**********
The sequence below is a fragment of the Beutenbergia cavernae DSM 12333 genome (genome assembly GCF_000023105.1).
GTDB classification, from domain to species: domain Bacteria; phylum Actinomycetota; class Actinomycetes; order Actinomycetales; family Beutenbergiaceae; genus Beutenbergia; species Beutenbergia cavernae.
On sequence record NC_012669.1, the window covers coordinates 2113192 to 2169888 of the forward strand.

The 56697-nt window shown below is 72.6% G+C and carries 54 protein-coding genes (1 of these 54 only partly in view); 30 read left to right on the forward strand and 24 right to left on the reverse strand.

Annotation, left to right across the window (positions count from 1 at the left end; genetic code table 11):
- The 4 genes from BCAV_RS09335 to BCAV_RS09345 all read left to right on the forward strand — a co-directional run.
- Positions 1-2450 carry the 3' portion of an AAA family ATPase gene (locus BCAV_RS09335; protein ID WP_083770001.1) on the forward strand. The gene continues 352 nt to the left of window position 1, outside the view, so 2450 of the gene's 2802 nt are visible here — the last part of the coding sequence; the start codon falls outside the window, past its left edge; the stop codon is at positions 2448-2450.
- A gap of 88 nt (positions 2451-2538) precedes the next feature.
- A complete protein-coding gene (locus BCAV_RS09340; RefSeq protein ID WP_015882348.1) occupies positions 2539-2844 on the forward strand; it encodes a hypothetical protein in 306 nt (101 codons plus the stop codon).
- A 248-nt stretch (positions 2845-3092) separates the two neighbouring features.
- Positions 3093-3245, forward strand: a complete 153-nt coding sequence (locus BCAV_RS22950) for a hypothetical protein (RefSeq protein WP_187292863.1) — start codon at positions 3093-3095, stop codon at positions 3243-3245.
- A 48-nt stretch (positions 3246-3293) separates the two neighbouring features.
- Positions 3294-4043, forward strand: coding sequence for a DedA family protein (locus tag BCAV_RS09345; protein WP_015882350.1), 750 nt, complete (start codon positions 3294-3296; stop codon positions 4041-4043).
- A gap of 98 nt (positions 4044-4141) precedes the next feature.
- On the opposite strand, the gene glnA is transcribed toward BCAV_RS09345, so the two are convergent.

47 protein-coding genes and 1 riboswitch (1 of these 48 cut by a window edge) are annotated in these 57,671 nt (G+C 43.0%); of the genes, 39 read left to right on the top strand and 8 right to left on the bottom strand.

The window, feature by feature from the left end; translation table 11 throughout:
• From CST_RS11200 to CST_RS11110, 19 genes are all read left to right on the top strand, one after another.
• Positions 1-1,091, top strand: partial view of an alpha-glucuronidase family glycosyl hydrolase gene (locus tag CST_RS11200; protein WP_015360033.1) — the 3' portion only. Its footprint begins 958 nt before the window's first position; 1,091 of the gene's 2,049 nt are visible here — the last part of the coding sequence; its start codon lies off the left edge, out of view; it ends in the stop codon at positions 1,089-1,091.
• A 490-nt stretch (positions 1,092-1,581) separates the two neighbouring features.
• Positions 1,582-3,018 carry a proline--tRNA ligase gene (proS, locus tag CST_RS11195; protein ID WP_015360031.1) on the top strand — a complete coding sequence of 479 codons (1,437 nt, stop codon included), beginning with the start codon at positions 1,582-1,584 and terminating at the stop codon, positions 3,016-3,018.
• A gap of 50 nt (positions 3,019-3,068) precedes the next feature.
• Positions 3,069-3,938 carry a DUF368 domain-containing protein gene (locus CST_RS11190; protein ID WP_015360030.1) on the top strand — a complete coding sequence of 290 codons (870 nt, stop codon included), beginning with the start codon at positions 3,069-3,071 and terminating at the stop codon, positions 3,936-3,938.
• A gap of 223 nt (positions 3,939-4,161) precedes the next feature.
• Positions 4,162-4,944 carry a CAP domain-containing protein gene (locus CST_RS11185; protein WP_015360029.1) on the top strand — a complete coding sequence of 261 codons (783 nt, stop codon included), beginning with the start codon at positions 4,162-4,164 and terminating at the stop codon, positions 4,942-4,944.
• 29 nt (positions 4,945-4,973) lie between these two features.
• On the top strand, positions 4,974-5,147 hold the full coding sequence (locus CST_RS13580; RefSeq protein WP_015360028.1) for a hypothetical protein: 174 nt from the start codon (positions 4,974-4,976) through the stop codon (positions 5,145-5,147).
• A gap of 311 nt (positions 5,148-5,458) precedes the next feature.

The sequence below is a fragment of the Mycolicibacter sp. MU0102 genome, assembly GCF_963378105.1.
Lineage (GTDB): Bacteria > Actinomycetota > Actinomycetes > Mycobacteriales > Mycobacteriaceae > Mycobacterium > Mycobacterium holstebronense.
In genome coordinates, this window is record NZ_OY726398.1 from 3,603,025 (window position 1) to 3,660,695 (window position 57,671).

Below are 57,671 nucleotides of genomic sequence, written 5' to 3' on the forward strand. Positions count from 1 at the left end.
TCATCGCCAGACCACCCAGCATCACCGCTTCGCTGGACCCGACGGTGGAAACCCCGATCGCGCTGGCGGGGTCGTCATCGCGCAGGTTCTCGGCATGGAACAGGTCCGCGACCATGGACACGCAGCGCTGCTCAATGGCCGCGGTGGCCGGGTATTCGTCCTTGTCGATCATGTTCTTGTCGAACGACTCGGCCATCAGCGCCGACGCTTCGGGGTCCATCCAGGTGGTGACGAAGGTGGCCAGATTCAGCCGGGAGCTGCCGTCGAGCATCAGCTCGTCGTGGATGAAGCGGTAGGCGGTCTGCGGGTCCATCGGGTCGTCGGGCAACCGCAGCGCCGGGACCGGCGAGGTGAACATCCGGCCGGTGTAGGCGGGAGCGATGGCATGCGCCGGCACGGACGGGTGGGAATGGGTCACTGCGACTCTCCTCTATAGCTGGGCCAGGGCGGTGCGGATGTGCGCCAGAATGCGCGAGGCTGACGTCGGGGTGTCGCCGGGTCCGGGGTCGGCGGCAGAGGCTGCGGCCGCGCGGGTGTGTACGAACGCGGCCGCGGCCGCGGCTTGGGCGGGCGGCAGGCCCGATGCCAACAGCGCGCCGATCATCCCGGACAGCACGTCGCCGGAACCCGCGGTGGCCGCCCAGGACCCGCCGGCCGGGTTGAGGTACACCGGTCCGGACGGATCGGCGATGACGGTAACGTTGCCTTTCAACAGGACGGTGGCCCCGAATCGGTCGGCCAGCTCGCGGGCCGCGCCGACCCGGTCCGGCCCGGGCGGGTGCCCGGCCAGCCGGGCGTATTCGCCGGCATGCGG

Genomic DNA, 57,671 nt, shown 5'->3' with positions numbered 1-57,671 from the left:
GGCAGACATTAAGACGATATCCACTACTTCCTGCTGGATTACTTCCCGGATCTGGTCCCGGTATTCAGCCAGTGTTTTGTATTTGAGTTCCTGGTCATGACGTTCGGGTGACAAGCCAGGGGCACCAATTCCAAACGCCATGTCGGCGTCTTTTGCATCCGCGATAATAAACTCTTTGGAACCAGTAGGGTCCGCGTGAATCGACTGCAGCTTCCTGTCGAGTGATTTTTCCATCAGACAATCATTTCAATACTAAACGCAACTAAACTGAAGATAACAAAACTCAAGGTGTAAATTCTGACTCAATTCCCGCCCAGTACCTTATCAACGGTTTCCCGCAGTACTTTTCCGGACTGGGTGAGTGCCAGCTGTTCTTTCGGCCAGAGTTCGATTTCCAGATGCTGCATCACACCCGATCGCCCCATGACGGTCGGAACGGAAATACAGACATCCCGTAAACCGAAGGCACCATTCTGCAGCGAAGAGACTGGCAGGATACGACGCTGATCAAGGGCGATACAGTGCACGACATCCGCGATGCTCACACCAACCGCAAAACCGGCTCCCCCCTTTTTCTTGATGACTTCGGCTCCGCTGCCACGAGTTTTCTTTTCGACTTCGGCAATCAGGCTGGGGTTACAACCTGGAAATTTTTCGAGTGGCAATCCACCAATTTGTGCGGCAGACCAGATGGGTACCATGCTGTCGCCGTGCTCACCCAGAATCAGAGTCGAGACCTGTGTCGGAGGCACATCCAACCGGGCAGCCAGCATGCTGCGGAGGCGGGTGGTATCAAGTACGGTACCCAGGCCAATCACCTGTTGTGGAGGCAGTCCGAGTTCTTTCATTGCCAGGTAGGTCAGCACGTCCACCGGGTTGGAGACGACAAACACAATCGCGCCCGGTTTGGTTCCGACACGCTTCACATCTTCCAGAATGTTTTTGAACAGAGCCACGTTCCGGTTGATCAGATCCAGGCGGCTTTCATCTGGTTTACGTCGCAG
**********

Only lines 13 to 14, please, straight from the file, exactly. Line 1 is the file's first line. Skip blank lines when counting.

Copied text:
- Positions 3294-4043, forward strand: coding sequence for a DedA family protein (locus tag BCAV_RS09345; protein WP_015882350.1), 750 nt, complete (start codon positions 3294-3296; stop codon positions 4041-4043).
- A gap of 98 nt (positions 4044-4141) precedes the next feature.